Basically, singing lessons should be as long and as frequent as you can afford them!
This is true for singers, whether you’re a beginner or a touring musician.
Wait, does that mean I need to have multiple lessons every week?
No, I’m not suggesting you should have a singing lesson every day – that’s a bit much! But a lesson at least once a week is beneficial for 99% of our students.
Normally, students benefit most from a 60 minute lesson every week to work in-depth on their voice and take a look at a song at the same time. This gives the teacher, and you as the student, an idea of how well you’re practicing and progressing.
But if 60 minutes a week is not financially viable for you, it’s better to have a 30 or 45 minute lesson every week.
When you’re training your voice, frequency is much better than duration – you don’t want to form any unhealthy or bad habits!
So, let’s put that in perspective
If you’re training for a marathon, you need to go running more than once a week, don’t you? You aren’t just going to go for a 15 mile run on a Monday and not do anything for the rest of the week – any bets you’ll go for 3 or 4 runs across the week rather than do it all in one go. Marathon training requires lots of regular training with scheduled rest days; singing is the same.
So, why do you break it down into small sessions?
The more you do it, the better your stamina gets, so you can increase the pace/distance/terrain of your run each time. In between sessions you refine your technique to get a better time, protect yourself from injury and increase your endurance levels.
Singing is pretty much the same – yes, you are working with your voice rather than your body, but the basic way of training is the same. The more you can train and refine your technique, the stronger and more developed your voice becomes.
Think of each singing lesson as touching base with your teacher. They’re going to assess your progression between lessons, and will give you the correct tools to help you to continue to progress quickly and easily.
Another benefit of regular lessons is that any problems in your practise are caught quickly. Imagine if you have one lesson a month and practised the exercise wrong every day for 4 weeks. That’s now a new problem to fix, and one that you have started to assimilate as a habit in that time.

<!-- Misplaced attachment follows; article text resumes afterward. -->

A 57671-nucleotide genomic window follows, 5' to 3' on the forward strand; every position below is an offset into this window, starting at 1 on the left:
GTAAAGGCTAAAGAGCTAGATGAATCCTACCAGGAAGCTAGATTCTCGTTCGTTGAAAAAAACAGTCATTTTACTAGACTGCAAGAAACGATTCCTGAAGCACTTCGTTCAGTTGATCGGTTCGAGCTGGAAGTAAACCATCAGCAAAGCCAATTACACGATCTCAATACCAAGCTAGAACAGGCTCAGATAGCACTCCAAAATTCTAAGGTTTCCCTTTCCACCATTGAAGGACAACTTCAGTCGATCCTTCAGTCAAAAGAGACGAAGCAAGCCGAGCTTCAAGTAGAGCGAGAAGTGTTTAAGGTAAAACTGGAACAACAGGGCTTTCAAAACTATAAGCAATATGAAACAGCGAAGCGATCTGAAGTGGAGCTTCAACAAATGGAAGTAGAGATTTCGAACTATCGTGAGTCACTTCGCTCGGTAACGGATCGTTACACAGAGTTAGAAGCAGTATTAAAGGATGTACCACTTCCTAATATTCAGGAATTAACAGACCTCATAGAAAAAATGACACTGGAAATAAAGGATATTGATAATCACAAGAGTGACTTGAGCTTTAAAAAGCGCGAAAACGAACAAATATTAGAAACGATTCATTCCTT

Now think of the same scenario, but its only 6 days until your next lesson, so chances are we’ll catch it before it becomes a bigger issue.
But, I’ve got a gig/concert/tour coming up, I need more than one session a week!
Trying to schedule more than once a week would be ideal. If you’re a practicing musician; for example if you have several residencies or go busking every day, then it stands that the more frequently you have lessons, the better it’s going to be for you.
Olympic athletes train with their trainers every single day to ensure they are progressing and building results and professional singers are the same.
Many singers going on tour will consult a singing teacher daily for weeks before the tour, and regularly touch base with them during the tour as well for a tune up or to address problems that came up during a gig.
Remember, it’s down to you as well
In your lesson, your teacher can only do so much to help you progress. It’s up to you to practice in between your lessons and develop that stamina and vocal coordination you’ll need to maintain your vocal health.
The more frequently you practice, the better your technique and stamina gets, so the quicker you’ll be able to master that tricky song you’ve been working on!
But, be aware!
For a vocalist, too much practicing can also damage your vocal chords. Make sure you discuss your aims and goals, as a good teacher will help you plan to achieve those goals.
The plan should not only center around the teachers scope, but a combined beneficial plan that is centers around your goals as well. Having a couple of lessons a week depending on your needs as a singer is good, but if you feel it’s not necessary, then scaling back to once a week will be advised.
So remember, singing lessons should be as long and as frequent as you can afford them – but remember that frequency is better than duration! If in doubt, consult your teacher and discuss your thoughts and concerns. A good teacher will give you advice similar to what’s outlined above, and will always have your best interests at heart.